E.M. Bounds wrote,
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Christianity in Colter’s Hell

Mountain man Colter believed Cody County had the stirrings of hell with the hot steam rising from deep within the earth. But some think that this area on the eastern side of Yellowstone National Park, America’s first, is one of the most beautiful places in the country. For the FBF conference, held September 18-19 in this secluded area of the Intermountain West, John Vaughn showed up in boots, shiny buckle, and cowboy hat. Rick Cross appeared somewhat casual (meaning no tie) in the entrance of Wapiti Valley Church; but he still wondered where there would be Internet access, understanding that in the eight-hour drive from Longmont, Colorado, he was in a different world. And Ed Nelson, stooped over at 83 years of age but with a big smile and twinkle in his eye, remarked, “This is almost as good as Colorado.” Seeing these guys, I just knew that the two days were going to be fun. Forget the political hobnobbing of an old FBF echelon of long ago. I looked forward to the real fellowship in Colter’s Hell along the Shoshone River.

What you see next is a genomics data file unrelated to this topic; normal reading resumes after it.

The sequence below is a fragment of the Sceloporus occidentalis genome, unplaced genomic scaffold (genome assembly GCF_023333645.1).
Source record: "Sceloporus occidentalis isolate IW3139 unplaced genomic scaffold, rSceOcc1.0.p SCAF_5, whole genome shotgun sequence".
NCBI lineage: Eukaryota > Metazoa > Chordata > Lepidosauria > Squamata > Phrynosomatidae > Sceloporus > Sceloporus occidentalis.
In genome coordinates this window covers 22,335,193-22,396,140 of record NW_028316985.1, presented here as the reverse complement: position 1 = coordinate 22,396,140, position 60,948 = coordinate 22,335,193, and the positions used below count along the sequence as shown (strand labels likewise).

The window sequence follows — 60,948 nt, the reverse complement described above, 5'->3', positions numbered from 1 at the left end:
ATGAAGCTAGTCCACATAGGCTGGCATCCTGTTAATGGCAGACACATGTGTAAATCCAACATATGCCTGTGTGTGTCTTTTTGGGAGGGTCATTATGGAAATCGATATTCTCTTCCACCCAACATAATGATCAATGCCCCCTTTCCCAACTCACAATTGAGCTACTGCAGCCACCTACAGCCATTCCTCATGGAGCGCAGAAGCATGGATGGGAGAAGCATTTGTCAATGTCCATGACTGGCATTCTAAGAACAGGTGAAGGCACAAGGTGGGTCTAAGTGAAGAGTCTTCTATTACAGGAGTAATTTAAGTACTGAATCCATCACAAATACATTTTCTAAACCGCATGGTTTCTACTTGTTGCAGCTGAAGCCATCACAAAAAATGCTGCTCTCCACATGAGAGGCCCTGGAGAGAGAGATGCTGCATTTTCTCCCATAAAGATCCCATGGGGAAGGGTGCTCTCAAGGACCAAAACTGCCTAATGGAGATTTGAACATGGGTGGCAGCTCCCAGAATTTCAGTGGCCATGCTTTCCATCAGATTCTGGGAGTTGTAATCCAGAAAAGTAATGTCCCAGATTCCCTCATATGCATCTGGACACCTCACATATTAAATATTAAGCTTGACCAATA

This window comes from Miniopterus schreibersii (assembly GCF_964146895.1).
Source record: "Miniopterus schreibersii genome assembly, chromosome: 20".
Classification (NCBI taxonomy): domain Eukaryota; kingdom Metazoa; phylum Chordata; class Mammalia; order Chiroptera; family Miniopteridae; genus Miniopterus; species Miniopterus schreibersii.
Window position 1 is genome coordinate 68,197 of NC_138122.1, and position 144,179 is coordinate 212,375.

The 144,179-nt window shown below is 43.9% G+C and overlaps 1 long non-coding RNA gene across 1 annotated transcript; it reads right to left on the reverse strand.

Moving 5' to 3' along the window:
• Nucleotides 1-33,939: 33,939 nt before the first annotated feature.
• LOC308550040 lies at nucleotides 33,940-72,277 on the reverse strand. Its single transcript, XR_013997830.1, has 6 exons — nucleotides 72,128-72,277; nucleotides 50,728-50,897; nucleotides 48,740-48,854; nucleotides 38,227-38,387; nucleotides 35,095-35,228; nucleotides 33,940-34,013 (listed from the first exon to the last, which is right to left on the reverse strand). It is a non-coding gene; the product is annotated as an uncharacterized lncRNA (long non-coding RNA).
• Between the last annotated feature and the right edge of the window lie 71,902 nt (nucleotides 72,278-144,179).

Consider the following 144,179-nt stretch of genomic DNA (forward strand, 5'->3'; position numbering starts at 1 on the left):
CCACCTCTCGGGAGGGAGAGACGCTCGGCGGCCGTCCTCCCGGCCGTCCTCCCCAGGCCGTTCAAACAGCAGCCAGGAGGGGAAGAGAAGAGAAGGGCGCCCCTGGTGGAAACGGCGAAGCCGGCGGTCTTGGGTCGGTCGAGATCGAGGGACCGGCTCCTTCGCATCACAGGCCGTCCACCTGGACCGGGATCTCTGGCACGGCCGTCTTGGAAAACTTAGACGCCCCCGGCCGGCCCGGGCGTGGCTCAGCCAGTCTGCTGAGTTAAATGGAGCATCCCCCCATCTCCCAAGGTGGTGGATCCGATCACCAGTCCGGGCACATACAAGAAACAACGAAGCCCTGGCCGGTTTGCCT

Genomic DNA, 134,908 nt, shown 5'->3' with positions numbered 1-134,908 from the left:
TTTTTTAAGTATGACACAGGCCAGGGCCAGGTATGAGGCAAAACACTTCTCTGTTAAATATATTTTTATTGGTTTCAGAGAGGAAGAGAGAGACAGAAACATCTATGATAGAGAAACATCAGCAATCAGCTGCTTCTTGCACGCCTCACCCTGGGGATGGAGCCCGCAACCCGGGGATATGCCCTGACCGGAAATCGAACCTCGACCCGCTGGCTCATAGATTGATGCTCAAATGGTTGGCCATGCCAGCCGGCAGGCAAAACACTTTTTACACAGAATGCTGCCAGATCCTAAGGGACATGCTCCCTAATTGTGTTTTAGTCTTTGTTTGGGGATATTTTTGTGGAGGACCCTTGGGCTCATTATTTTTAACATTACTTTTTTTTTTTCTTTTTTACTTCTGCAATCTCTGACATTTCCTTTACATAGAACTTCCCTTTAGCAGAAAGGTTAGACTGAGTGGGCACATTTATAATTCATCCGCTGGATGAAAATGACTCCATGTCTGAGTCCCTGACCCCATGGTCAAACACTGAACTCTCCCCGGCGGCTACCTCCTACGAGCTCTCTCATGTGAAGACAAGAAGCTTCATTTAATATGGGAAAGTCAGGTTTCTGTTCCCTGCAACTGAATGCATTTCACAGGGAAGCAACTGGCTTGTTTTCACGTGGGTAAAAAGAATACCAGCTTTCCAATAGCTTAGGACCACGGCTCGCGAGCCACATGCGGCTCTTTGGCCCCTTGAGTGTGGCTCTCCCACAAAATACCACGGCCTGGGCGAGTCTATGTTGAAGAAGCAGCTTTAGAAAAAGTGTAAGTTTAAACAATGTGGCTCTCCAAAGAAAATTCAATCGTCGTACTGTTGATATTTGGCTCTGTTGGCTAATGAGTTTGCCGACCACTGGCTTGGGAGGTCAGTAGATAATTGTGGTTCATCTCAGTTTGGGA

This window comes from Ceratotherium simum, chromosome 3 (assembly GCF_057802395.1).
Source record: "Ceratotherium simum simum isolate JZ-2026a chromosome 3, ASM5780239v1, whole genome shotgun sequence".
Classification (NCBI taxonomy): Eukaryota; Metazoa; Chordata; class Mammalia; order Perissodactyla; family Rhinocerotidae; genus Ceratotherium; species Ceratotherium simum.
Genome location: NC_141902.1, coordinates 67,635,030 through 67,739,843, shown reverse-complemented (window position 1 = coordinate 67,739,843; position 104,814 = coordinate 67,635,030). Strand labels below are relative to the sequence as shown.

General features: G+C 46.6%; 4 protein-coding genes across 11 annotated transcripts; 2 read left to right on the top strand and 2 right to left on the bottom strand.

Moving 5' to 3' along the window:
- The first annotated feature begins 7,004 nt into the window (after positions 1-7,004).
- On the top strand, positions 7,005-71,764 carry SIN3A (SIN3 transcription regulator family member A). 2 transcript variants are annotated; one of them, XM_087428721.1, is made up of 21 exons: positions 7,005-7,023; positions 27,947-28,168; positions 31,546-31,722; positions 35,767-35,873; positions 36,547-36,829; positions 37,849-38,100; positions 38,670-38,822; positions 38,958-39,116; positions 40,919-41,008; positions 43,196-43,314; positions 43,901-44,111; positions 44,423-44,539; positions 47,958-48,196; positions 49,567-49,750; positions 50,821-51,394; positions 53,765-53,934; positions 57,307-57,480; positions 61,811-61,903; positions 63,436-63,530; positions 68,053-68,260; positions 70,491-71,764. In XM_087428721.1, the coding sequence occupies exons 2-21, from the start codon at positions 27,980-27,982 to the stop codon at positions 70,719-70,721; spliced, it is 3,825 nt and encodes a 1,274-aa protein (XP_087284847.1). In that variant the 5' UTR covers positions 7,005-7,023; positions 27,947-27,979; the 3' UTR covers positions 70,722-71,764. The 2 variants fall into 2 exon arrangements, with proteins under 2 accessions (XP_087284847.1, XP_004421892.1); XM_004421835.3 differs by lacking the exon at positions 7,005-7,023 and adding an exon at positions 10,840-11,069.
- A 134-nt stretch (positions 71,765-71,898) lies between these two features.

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Shall We Reason Together? Part Two: The Logic of Alogicality

In The Nick of TimeMy parents used to send me to camp in the summer. That camp had a preoccupation with cabin cleanliness. Every day, the campers from the cleanest cabin were given special prizes and privileges. Naturally, the campers in my cabin wanted to win, so we cleaned the cabin scrupulously every morning.